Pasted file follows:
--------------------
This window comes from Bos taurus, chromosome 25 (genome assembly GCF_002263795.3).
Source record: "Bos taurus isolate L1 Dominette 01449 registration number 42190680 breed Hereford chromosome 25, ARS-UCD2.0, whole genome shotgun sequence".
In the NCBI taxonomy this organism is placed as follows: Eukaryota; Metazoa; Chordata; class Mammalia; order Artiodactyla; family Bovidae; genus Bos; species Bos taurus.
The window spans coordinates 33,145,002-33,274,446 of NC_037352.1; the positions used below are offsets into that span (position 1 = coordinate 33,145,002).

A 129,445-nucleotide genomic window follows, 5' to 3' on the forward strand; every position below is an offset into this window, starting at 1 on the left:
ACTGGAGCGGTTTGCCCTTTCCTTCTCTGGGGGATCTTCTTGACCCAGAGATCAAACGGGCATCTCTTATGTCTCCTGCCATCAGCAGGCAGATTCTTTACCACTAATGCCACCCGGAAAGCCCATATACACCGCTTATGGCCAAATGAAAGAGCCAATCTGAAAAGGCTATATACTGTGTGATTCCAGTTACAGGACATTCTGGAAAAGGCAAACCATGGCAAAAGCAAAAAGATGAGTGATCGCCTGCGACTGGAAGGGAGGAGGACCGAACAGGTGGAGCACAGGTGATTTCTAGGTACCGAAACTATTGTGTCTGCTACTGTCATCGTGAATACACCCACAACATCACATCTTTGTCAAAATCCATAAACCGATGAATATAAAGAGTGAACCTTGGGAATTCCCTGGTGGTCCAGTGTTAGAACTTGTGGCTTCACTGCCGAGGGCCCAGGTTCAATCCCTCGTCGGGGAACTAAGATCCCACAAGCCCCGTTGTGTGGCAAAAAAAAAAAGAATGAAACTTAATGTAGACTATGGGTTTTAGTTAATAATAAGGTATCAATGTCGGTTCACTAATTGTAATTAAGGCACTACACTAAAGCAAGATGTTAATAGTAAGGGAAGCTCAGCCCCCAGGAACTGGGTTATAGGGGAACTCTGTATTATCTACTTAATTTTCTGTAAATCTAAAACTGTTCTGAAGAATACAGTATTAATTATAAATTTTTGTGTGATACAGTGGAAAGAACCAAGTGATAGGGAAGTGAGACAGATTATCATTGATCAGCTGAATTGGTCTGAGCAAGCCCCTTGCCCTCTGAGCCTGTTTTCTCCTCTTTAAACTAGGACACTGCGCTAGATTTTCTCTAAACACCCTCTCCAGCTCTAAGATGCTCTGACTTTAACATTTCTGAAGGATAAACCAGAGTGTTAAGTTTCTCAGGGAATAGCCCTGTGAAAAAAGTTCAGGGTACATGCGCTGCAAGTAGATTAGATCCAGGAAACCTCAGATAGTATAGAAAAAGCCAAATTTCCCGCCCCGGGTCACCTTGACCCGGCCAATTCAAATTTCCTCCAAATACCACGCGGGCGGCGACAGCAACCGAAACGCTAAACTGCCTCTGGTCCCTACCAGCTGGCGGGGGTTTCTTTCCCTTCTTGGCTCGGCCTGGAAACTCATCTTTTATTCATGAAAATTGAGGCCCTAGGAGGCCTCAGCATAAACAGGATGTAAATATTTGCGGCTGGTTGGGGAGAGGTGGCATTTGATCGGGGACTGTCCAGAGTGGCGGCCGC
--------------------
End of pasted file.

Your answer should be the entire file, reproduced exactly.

This window comes from Bos taurus, chromosome 25 (genome assembly GCF_002263795.3).
Source record: "Bos taurus isolate L1 Dominette 01449 registration number 42190680 breed Hereford chromosome 25, ARS-UCD2.0, whole genome shotgun sequence".
In the NCBI taxonomy this organism is placed as follows: Eukaryota; Metazoa; Chordata; class Mammalia; order Artiodactyla; family Bovidae; genus Bos; species Bos taurus.
The window spans coordinates 33,145,002-33,274,446 of NC_037352.1; the positions used below are offsets into that span (position 1 = coordinate 33,145,002).

A 129,445-nucleotide genomic window follows, 5' to 3' on the forward strand; every position below is an offset into this window, starting at 1 on the left:
ACTGGAGCGGTTTGCCCTTTCCTTCTCTGGGGGATCTTCTTGACCCAGAGATCAAACGGGCATCTCTTATGTCTCCTGCCATCAGCAGGCAGATTCTTTACCACTAATGCCACCCGGAAAGCCCATATACACCGCTTATGGCCAAATGAAAGAGCCAATCTGAAAAGGCTATATACTGTGTGATTCCAGTTACAGGACATTCTGGAAAAGGCAAACCATGGCAAAAGCAAAAAGATGAGTGATCGCCTGCGACTGGAAGGGAGGAGGACCGAACAGGTGGAGCACAGGTGATTTCTAGGTACCGAAACTATTGTGTCTGCTACTGTCATCGTGAATACACCCACAACATCACATCTTTGTCAAAATCCATAAACCGATGAATATAAAGAGTGAACCTTGGGAATTCCCTGGTGGTCCAGTGTTAGAACTTGTGGCTTCACTGCCGAGGGCCCAGGTTCAATCCCTCGTCGGGGAACTAAGATCCCACAAGCCCCGTTGTGTGGCAAAAAAAAAAAGAATGAAACTTAATGTAGACTATGGGTTTTAGTTAATAATAAGGTATCAATGTCGGTTCACTAATTGTAATTAAGGCACTACACTAAAGCAAGATGTTAATAGTAAGGGAAGCTCAGCCCCCAGGAACTGGGTTATAGGGGAACTCTGTATTATCTACTTAATTTTCTGTAAATCTAAAACTGTTCTGAAGAATACAGTATTAATTATAAATTTTTGTGTGATACAGTGGAAAGAACCAAGTGATAGGGAAGTGAGACAGATTATCATTGATCAGCTGAATTGGTCTGAGCAAGCCCCTTGCCCTCTGAGCCTGTTTTCTCCTCTTTAAACTAGGACACTGCGCTAGATTTTCTCTAAACACCCTCTCCAGCTCTAAGATGCTCTGACTTTAACATTTCTGAAGGATAAACCAGAGTGTTAAGTTTCTCAGGGAATAGCCCTGTGAAAAAAGTTCAGGGTACATGCGCTGCAAGTAGATTAGATCCAGGAAACCTCAGATAGTATAGAAAAAGCCAAATTTCCCGCCCCGGGTCACCTTGACCCGGCCAATTCAAATTTCCTCCAAATACCACGCGGGCGGCGACAGCAACCGAAACGCTAAACTGCCTCTGGTCCCTACCAGCTGGCGGGGGTTTCTTTCCCTTCTTGGCTCGGCCTGGAAACTCATCTTTTATTCATGAAAATTGAGGCCCTAGGAGGCCTCAGCATAAACAGGATGTAAATATTTGCGGCTGGTTGGGGAGAGGTGGCATTTGATCGGGGACTGTCCAGAGTGGCGGCCGC